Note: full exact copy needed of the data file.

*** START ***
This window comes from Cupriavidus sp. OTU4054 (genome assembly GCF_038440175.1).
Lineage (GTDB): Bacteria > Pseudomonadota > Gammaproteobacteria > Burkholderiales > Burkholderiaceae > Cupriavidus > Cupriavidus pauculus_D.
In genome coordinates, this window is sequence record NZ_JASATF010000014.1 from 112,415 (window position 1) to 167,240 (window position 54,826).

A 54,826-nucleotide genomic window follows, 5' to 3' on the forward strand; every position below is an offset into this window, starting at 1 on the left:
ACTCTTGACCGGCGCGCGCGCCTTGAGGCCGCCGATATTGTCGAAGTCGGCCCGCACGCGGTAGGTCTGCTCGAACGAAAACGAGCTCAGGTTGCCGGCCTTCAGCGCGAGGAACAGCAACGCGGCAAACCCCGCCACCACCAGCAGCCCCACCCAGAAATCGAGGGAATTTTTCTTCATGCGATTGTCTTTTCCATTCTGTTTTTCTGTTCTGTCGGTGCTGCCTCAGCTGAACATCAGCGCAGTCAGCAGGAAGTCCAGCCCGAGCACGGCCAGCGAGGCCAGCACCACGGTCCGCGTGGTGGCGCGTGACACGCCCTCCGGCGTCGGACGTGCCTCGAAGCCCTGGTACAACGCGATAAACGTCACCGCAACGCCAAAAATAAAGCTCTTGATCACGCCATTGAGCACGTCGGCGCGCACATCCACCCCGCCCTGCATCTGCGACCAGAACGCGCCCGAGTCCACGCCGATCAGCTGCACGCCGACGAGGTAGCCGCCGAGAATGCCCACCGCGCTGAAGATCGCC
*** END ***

This window comes from Cupriavidus sp. OTU4054 (genome assembly GCF_038440175.1).
Lineage (GTDB): Bacteria > Pseudomonadota > Gammaproteobacteria > Burkholderiales > Burkholderiaceae > Cupriavidus > Cupriavidus pauculus_D.
In genome coordinates, this window is sequence record NZ_JASATF010000014.1 from 112,415 (window position 1) to 167,240 (window position 54,826).

A 54,826-nucleotide genomic window follows, 5' to 3' on the forward strand; every position below is an offset into this window, starting at 1 on the left:
ACTCTTGACCGGCGCGCGCGCCTTGAGGCCGCCGATATTGTCGAAGTCGGCCCGCACGCGGTAGGTCTGCTCGAACGAAAACGAGCTCAGGTTGCCGGCCTTCAGCGCGAGGAACAGCAACGCGGCAAACCCCGCCACCACCAGCAGCCCCACCCAGAAATCGAGGGAATTTTTCTTCATGCGATTGTCTTTTCCATTCTGTTTTTCTGTTCTGTCGGTGCTGCCTCAGCTGAACATCAGCGCAGTCAGCAGGAAGTCCAGCCCGAGCACGGCCAGCGAGGCCAGCACCACGGTCCGCGTGGTGGCGCGTGACACGCCCTCCGGCGTCGGACGTGCCTCGAAGCCCTGGTACAACGCGATAAACGTCACCGCAACGCCAAAAATAAAGCTCTTGATCACGCCATTGAGCACGTCGGCGCGCACATCCACCCCGCCCTGCATCTGCGACCAGAACGCGCCCGAGTCCACGCCGATCAGCTGCACGCCGACGAGGTAGCCGCCGAGAATGCCCACCGCGCTGAAGATCGCC